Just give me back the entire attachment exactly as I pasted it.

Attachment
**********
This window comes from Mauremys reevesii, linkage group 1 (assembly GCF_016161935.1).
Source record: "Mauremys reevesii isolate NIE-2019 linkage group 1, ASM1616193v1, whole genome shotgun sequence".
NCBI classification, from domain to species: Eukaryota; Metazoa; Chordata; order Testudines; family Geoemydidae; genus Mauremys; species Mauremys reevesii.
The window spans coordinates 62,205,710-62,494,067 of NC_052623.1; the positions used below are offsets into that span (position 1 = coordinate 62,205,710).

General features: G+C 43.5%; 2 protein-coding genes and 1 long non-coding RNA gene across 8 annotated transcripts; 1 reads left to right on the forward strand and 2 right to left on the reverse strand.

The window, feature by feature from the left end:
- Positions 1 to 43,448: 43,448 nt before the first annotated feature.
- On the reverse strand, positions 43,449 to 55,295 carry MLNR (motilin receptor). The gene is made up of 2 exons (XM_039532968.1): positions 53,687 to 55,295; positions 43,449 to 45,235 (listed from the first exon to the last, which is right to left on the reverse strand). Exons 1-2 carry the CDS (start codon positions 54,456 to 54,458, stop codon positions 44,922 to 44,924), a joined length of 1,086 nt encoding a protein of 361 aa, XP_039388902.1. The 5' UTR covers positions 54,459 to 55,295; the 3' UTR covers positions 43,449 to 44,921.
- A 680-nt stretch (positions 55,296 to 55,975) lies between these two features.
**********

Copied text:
This window comes from Mauremys reevesii, linkage group 1 (assembly GCF_016161935.1).
Source record: "Mauremys reevesii isolate NIE-2019 linkage group 1, ASM1616193v1, whole genome shotgun sequence".
NCBI classification, from domain to species: Eukaryota; Metazoa; Chordata; order Testudines; family Geoemydidae; genus Mauremys; species Mauremys reevesii.
The window spans coordinates 62,205,710-62,494,067 of NC_052623.1; the positions used below are offsets into that span (position 1 = coordinate 62,205,710).

General features: G+C 43.5%; 2 protein-coding genes and 1 long non-coding RNA gene across 8 annotated transcripts; 1 reads left to right on the forward strand and 2 right to left on the reverse strand.

The window, feature by feature from the left end:
- Positions 1 to 43,448: 43,448 nt before the first annotated feature.
- On the reverse strand, positions 43,449 to 55,295 carry MLNR (motilin receptor). The gene is made up of 2 exons (XM_039532968.1): positions 53,687 to 55,295; positions 43,449 to 45,235 (listed from the first exon to the last, which is right to left on the reverse strand). Exons 1-2 carry the CDS (start codon positions 54,456 to 54,458, stop codon positions 44,922 to 44,924), a joined length of 1,086 nt encoding a protein of 361 aa, XP_039388902.1. The 5' UTR covers positions 54,459 to 55,295; the 3' UTR covers positions 43,449 to 44,921.
- A 680-nt stretch (positions 55,296 to 55,975) lies between these two features.